The best part is that, once you have established a WebPart framework and a number of functional WebParts, you could set up such Web sites through a browser UI at runtime—just like SharePoint 2007. Thus, it isn't surprising that SharePoint 2007 can make good use of the ASP.NET 2.0 WebPart framework connections.

About the Author

Sahil Malik (www.winsmarts.com) has worked for a number of top-notch clients in Microsoft technologies ranging from DOS to .NET. He is the author of Pro ADO.NET 2.0 and co-author of Pro ADO.NET with VB.NET 1.1. Sahil is currently also working on a multimedia series on ADO.NET 2.0 for Keystone Learning. For his community involvement, contributions, and speaking, he has also been awarded the Microsoft MVP award.



Comments

  • There are no comments yet. Be the first to comment!

Leave a Comment
  • Your email address will not be published. All fields are required.

Top White Papers and Webcasts

  • By providing complete access control with granular permissions, deployment flexibility, mapped drive support, and ability to transfer large files, Egnyte provides a more robust, secure and an affordable file sharing solution for the business than Box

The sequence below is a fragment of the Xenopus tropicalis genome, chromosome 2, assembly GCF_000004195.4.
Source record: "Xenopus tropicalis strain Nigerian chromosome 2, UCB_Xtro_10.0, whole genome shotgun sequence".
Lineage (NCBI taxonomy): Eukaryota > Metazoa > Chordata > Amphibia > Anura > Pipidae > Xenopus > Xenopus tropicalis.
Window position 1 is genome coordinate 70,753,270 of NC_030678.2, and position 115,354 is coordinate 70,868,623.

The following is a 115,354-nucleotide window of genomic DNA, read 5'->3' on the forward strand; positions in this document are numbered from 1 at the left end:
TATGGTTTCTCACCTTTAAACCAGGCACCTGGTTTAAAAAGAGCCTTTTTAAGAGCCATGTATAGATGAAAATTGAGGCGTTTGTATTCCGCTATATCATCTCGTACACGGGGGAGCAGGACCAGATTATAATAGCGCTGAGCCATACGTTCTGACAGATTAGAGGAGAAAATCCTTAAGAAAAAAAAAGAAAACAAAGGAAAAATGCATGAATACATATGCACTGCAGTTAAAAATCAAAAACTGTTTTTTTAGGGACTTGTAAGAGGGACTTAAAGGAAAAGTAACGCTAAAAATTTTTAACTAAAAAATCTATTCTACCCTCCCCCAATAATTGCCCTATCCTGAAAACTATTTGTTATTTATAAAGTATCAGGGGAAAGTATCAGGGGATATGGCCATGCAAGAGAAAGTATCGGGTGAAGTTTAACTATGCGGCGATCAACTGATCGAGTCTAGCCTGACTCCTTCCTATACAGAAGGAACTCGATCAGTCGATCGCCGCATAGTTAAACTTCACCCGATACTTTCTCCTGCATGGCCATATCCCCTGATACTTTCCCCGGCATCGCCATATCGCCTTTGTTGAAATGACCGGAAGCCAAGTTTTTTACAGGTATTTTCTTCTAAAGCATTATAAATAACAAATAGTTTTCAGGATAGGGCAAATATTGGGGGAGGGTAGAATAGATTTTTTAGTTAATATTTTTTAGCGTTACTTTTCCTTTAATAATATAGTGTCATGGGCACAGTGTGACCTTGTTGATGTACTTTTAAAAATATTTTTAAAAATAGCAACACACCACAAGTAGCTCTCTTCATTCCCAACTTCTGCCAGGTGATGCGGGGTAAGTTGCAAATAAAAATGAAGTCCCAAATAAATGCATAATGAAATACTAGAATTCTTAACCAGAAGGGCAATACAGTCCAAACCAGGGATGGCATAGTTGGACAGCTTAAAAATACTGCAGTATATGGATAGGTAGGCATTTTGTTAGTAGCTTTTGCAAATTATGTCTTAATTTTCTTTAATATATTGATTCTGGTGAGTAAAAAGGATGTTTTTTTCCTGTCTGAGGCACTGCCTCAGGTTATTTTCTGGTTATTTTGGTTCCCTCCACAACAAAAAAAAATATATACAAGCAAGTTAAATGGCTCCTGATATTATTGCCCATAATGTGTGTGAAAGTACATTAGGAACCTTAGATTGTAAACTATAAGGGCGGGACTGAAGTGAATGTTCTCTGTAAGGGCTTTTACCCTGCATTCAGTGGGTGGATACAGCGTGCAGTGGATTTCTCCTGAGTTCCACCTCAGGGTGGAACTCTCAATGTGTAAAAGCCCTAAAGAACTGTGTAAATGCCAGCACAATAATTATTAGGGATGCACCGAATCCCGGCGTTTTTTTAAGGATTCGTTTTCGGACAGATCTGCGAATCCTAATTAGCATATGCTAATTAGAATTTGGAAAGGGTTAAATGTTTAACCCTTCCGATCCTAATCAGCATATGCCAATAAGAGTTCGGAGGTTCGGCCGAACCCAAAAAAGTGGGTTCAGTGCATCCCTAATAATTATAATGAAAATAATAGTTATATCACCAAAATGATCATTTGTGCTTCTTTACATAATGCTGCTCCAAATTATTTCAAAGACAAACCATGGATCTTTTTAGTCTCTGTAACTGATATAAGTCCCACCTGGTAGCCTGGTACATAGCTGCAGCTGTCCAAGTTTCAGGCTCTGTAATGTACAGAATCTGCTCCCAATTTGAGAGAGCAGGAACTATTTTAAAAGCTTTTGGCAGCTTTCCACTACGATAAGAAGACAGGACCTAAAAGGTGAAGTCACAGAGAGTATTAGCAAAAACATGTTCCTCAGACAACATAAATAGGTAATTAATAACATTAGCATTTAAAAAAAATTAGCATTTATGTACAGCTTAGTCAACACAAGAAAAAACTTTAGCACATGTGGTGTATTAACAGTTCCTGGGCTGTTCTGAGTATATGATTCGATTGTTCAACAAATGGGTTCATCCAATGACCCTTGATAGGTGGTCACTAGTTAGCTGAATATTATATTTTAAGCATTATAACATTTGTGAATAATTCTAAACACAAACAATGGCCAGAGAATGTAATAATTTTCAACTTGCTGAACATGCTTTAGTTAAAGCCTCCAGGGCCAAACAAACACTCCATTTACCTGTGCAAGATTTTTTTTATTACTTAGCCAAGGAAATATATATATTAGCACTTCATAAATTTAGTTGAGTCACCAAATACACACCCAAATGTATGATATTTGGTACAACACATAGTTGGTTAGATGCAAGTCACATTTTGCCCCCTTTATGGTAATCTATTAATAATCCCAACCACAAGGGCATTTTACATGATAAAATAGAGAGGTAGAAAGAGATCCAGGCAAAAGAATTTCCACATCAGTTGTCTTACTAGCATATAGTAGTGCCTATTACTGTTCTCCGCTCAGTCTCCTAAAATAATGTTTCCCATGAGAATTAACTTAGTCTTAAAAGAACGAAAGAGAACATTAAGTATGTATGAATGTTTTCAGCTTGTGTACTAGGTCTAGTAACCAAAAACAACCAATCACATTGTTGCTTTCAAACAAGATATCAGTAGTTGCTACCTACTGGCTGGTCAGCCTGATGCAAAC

• Live Event Date: April 29, 2014 @ 2:00 p.m. ET / 11:00 a.m. PT Leveraging Flash storage to accelerate an Oracle Real Application Clusters (RAC) environment is one of today's hottest technology topics. Oracle databases require guaranteed levels of storage performance and high availability of data. Until recently, Oracle RAC could only use Flash storage for SmartFlash Cache, which addresses some performance improvements, but limits the benefits that can be gained from a shared Flash infrastructure. Enter …

Most Popular Programming Stories

More for Developers

Latest Developer Headlines

RSS Feeds